A Game of Shows at Piedmont College


Contributing Writer

About 10 years ago, the best television you could find was on the main networks. Whether it was the action thriller 24, the horror dramedy “Buffy the Vampire Slayer” or a lighthearted sitcom like “Friends,” you could pretty much find what you needed on one of the four main channels.

At that time, there were only a few cable shows really worth watching. “The Sopranos” comes to mind, as do shows like “Sex and the City.”

Nowadays though, being up to date on the latest cable programming is pretty essential, especially if you’re looking for the best of the best. Just think of some of this decade’s most popular shows: “Game of Thrones,” “True Blood,” and “Dexter.” All of those programs originated on the more exclusive cable networks, like HBO and Showtime.

Unfortunately, Piedmont hinders us from truly getting a full entertainment experience by choosing the wrong cable package. Right now, we get the minimum. People can get their “The Walking Dead” fix on AMC, but they can’t immerse themselves in the political intrigue of HBO’s famous high-fantasy series, “Game of Thrones.”

The higher quality of these series is clear. Whether you’re looking at the great reviews or the combined 67 Emmy nominations for programs on exclusive networks that we don’t have access to such as HBO, Showtime, Sundance, and IFC, it should become apparent that these networks have the most intelligent, thought-provoking shows, comedy and drama of our age, and I think that it’s criminal that we don’t have access to them.

Right now, we have access to programming that is mind-numbing. Shows like “2 Broke Girls” and “Two and a Half Men” literally do nothing for us intellectually. The series on these exclusive channels will challenge us mentally, both with their smart dialogue and complex but intriguing plot lines. But in addition to that, they will also serve as great examples of the new standard for our growing mass communications and theatre programs. These shows are what people are wanting, more and more, so it’s only right that those of us planning on trying to enter that career field be aware of what’s good and what just isn’t.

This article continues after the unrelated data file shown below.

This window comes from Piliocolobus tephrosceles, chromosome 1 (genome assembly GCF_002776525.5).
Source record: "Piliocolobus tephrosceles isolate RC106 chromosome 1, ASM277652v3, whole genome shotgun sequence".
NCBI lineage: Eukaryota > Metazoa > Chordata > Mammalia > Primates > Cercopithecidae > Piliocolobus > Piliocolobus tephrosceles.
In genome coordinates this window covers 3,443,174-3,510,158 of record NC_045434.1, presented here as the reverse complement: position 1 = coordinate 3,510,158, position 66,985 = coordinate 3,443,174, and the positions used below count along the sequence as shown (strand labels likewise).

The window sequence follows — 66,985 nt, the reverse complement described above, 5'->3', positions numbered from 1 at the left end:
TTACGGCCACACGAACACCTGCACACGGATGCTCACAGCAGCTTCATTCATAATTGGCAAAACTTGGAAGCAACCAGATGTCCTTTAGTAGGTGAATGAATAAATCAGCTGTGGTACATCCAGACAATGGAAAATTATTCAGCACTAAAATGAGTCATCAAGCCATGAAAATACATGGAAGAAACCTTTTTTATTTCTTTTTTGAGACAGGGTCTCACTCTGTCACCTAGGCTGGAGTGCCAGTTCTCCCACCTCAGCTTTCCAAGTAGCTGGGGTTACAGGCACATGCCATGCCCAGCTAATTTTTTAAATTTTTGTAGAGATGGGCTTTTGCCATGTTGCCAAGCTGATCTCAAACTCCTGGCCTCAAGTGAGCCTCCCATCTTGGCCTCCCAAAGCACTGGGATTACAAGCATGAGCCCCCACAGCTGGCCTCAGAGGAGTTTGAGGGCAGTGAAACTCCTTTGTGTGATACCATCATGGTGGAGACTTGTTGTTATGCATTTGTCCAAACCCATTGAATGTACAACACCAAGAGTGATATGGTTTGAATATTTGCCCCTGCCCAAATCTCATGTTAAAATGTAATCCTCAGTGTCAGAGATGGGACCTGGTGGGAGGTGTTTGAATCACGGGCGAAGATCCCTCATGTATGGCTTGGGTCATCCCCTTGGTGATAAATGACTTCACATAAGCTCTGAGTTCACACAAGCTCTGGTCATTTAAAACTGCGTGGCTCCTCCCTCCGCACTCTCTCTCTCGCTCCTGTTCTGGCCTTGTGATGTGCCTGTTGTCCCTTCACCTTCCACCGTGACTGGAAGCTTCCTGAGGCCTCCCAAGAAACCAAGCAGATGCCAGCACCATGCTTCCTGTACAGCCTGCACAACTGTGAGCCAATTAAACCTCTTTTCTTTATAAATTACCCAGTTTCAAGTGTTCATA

Piracy is a crime, and not a victimless one. But by denying the student body access to this, Piedmont indirectly encourages students to go to whatever means necessary to get what they want. It serves to slow down the Internet exponentially, which we are all already aware is quite a problem here on campus. If less people were illegally downloading “Game of Thrones” because they could just flip to HBO on their TV and watch it, perhaps the people who just wanted to find that last source for their research paper might have an easier time doing it.

In the age of cable TV and Netflix, Piedmont is very clearly behind the times. Step up, Piedmont, and challenge your students. Trust that they want smarter programming; trust that they don’t just want corny sex jokes all the time. Trust that we are as smart as we were when you thought to accept us into this institution. And provide for us what we so desperately crave.